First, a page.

If a patient with a large liver cyst had a travel history to endemic areas, echinococcosis should have been placed on the list of differentials and follow-up tests performed regularly. Also, it is important to ask the patient about close contact with a dog, which is a major route of infection by the tapeworm Echinococcus [16]. Since the cystic lesion of echinococcosis grows slowly and it may take several years before it is diagnosed [17], it is necessary to explore the exposure or travel history of the patient several years before detection of the hydatid cyst.

The next issue is to differentiate between echinococcosis and cysticercosis. Imaging procedures such as CT and MRI can easily differentiate the metacestode of Taenia solium (cysticercus) from a hydatid cyst. In neurocysticercosis, cysts of T. solium appear as small, round areas with the scolex within the cyst, and are easily distinguished from parenchyma of the brain. When cysts are degenerating, they show ill-defined margin and tend to be surrounded by edema [18]. In contrast, lesions of echinococcosis are presented as tumor-like masses with varying sizes, usually bigger than those of the cysts of T. solium, and the lesions have irregular margins, heterogeneous internal structures, and calcifications on CT [19]. In the present case, there were no cystic lesions showing the scolex on brain MRI [20], and a huge liver cyst larger than 5 cm was far more accordant with echinococcosis [9,21]. In this regard, the diagnosis should have been made more prudently.

Currently, serological diagnosis by ELISA is performed to detect infection by 4 major tissue parasites in Korea, which includes Clonorchis sinensis, Paragonimus westermani, the metacestode of Taenia solium, and sparganum. Therefore, without suspicion, the diagnosis of echinococcosis would be difficult by conventional ELISA as it does not include the detection of antibodies against the tapeworm Echinococcus. The positive result of IgG for cysticercosis in this case might be a cross-reaction with echinococcosis, and this made the diagnosis more difficult [22].

Suspecting echinococcosis prior to a surgery or a procedure is crucial because spillage of viable parasite material may cause anaphylactic reactions or secondary cystic echinococcosis [9]. During the patient’s first operation, the hydatid cyst might have spilled and led to more metastatic infections of the lungs and brain. Treatment options for cystic echinococcosis include surgery, percutaneous treatment, and drugs. Although surgery or percutaneous treatment are more preferred options, albendazole is often used as an adjunctive therapy after surgery or percutaneous treatment, or as a definitive therapy for small lesions [9,2325]. However, there are some reports where inoperable disseminated or cerebral echinococcosis has been treated with a prolonged (at least 6 months) course of albendazole [9,2628]. Fifty-two days of albendazole treatment after the first hospital visit might not have been sufficient for echinococcosis in the present case. Since it was impossible to excise all lesions in the present case, we decided to treat the patient with long-term albendazole, and he is now gradually improving both clinically and radiologically.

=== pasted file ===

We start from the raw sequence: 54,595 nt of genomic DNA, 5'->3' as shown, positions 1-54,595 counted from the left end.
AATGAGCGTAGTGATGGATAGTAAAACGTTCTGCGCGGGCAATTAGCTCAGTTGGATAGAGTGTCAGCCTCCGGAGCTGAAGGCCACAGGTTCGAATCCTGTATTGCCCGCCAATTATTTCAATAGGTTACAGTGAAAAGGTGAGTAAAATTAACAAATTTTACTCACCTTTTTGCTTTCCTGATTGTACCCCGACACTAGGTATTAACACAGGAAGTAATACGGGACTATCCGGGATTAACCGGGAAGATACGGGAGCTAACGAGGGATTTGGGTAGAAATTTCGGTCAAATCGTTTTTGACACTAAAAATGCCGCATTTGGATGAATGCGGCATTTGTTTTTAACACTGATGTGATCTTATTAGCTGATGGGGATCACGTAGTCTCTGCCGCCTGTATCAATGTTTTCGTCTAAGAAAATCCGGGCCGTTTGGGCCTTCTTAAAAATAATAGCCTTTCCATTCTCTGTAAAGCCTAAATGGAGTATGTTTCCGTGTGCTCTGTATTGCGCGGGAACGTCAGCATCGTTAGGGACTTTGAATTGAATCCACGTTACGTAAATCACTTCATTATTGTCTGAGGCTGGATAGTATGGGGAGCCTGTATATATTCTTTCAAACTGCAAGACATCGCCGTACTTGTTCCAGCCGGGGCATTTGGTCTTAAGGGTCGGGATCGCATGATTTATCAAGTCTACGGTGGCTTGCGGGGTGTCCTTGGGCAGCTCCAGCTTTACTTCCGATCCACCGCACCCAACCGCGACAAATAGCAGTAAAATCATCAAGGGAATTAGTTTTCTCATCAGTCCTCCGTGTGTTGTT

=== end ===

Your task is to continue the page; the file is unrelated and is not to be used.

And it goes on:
In conclusion, we presented a case of disseminated echinococcosis complicated by a delayed diagnosis and treatment. Considering a patient’s history of travels to endemic areas and having a high index of suspicion are crucial factors for an early diagnosis of echinococcosis.

ACKNOWLEDGMENT

This work was supported by Seoul National University Hospital.

Notes

CONFLICT OF INTEREST

The authors declare that there is no conflict of interest.

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Fig. 1

Cystic lesions in the liver and cerebellum in 2017. (A) MRI T2 sequencing showed a 2 cm peripheral enhancing mass (arrow) in the cerebellum. (B) Liver CT, with portal vein enhancement, showed an 11 cm lobulated mass (arrow) in the right posterior section of the liver.

Fig. 2

Cystic lesions in the lung, liver, and brain in April 2018. (A) Chest CT showed multiple cystic to nodular lesions (arrows). (B) Liver CT, with portal vein enhancement, showed a 12.4 cm lobulated mass (arrow). (C, D) Brain MRI T2 sequencing showed new cystic lesions in the cerebellum and right temporal lobe (arrow).

Fig. 3

Pathologic exams of the resected lung tissue (A, B), and liver (C, D). (A) A demarcated lesion with extensive necrosis is observed (arrow). (B) High-power view reveals lamellated cyst wall with accompanied granulomatous inflammation (arrow). (C) A near-totally necrotic tissue with vague cyst-forming lesion (arrow). (D) High-power view reveals some amorphous hyalinized eosinophilic bodies (arrow).

Fig. 4

Treatment response on the intracranial lesions. The brain MRI T2 sequencing images showing slight improvement of cystic lesions and perilesional edema (arrow) (A, B) in October 2018 and (C, D) in March 2019.